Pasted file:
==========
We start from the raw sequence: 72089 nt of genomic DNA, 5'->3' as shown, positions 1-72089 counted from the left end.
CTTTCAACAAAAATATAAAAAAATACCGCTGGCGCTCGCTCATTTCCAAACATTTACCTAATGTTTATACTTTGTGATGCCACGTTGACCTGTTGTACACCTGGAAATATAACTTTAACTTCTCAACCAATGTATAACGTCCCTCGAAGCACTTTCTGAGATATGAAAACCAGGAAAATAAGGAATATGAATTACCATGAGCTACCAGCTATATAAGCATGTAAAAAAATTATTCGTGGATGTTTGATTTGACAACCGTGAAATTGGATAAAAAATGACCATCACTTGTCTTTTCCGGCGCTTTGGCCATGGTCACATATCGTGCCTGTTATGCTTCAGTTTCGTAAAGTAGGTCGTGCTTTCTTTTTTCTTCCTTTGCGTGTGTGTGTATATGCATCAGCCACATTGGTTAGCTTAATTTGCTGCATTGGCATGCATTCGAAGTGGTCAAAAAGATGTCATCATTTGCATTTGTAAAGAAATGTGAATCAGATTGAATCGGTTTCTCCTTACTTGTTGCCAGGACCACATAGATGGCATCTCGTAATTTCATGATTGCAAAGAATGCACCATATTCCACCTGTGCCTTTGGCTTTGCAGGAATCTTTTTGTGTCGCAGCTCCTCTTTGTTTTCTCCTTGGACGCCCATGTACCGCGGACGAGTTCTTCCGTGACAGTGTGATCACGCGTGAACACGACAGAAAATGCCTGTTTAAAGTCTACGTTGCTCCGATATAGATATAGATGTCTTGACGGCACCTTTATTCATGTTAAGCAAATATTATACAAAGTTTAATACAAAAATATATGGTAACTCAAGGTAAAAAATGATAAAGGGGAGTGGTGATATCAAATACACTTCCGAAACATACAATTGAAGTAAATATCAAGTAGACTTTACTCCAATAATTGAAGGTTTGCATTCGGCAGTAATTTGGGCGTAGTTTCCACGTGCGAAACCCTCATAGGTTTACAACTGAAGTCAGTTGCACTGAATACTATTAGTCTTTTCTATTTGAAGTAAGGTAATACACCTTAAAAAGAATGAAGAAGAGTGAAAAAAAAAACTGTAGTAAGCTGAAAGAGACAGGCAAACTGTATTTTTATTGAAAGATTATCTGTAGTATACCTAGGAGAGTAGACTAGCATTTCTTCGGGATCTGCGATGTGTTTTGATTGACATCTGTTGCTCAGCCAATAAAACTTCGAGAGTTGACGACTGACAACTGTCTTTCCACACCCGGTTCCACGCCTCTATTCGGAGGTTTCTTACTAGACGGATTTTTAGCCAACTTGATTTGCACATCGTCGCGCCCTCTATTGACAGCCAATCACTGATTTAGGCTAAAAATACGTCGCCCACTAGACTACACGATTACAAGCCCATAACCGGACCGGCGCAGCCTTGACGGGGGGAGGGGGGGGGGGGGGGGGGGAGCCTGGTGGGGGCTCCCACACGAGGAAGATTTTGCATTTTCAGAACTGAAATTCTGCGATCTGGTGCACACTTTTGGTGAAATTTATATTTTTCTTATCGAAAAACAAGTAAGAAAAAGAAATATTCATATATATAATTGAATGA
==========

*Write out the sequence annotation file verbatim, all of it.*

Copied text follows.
We start from the raw sequence: 72089 nt of genomic DNA, 5'->3' as shown, positions 1-72089 counted from the left end.
CTTTCAACAAAAATATAAAAAAATACCGCTGGCGCTCGCTCATTTCCAAACATTTACCTAATGTTTATACTTTGTGATGCCACGTTGACCTGTTGTACACCTGGAAATATAACTTTAACTTCTCAACCAATGTATAACGTCCCTCGAAGCACTTTCTGAGATATGAAAACCAGGAAAATAAGGAATATGAATTACCATGAGCTACCAGCTATATAAGCATGTAAAAAAATTATTCGTGGATGTTTGATTTGACAACCGTGAAATTGGATAAAAAATGACCATCACTTGTCTTTTCCGGCGCTTTGGCCATGGTCACATATCGTGCCTGTTATGCTTCAGTTTCGTAAAGTAGGTCGTGCTTTCTTTTTTCTTCCTTTGCGTGTGTGTGTATATGCATCAGCCACATTGGTTAGCTTAATTTGCTGCATTGGCATGCATTCGAAGTGGTCAAAAAGATGTCATCATTTGCATTTGTAAAGAAATGTGAATCAGATTGAATCGGTTTCTCCTTACTTGTTGCCAGGACCACATAGATGGCATCTCGTAATTTCATGATTGCAAAGAATGCACCATATTCCACCTGTGCCTTTGGCTTTGCAGGAATCTTTTTGTGTCGCAGCTCCTCTTTGTTTTCTCCTTGGACGCCCATGTACCGCGGACGAGTTCTTCCGTGACAGTGTGATCACGCGTGAACACGACAGAAAATGCCTGTTTAAAGTCTACGTTGCTCCGATATAGATATAGATGTCTTGACGGCACCTTTATTCATGTTAAGCAAATATTATACAAAGTTTAATACAAAAATATATGGTAACTCAAGGTAAAAAATGATAAAGGGGAGTGGTGATATCAAATACACTTCCGAAACATACAATTGAAGTAAATATCAAGTAGACTTTACTCCAATAATTGAAGGTTTGCATTCGGCAGTAATTTGGGCGTAGTTTCCACGTGCGAAACCCTCATAGGTTTACAACTGAAGTCAGTTGCACTGAATACTATTAGTCTTTTCTATTTGAAGTAAGGTAATACACCTTAAAAAGAATGAAGAAGAGTGAAAAAAAAAACTGTAGTAAGCTGAAAGAGACAGGCAAACTGTATTTTTATTGAAAGATTATCTGTAGTATACCTAGGAGAGTAGACTAGCATTTCTTCGGGATCTGCGATGTGTTTTGATTGACATCTGTTGCTCAGCCAATAAAACTTCGAGAGTTGACGACTGACAACTGTCTTTCCACACCCGGTTCCACGCCTCTATTCGGAGGTTTCTTACTAGACGGATTTTTAGCCAACTTGATTTGCACATCGTCGCGCCCTCTATTGACAGCCAATCACTGATTTAGGCTAAAAATACGTCGCCCACTAGACTACACGATTACAAGCCCATAACCGGACCGGCGCAGCCTTGACGGGGGGAGGGGGGGGGGGGGGGGGGGAGCCTGGTGGGGGCTCCCACACGAGGAAGATTTTGCATTTTCAGAACTGAAATTCTGCGATCTGGTGCACACTTTTGGTGAAATTTATATTTTTCTTATCGAAAAACAAGTAAGAAAAAGAAATATTCATATATATAATTGAATGA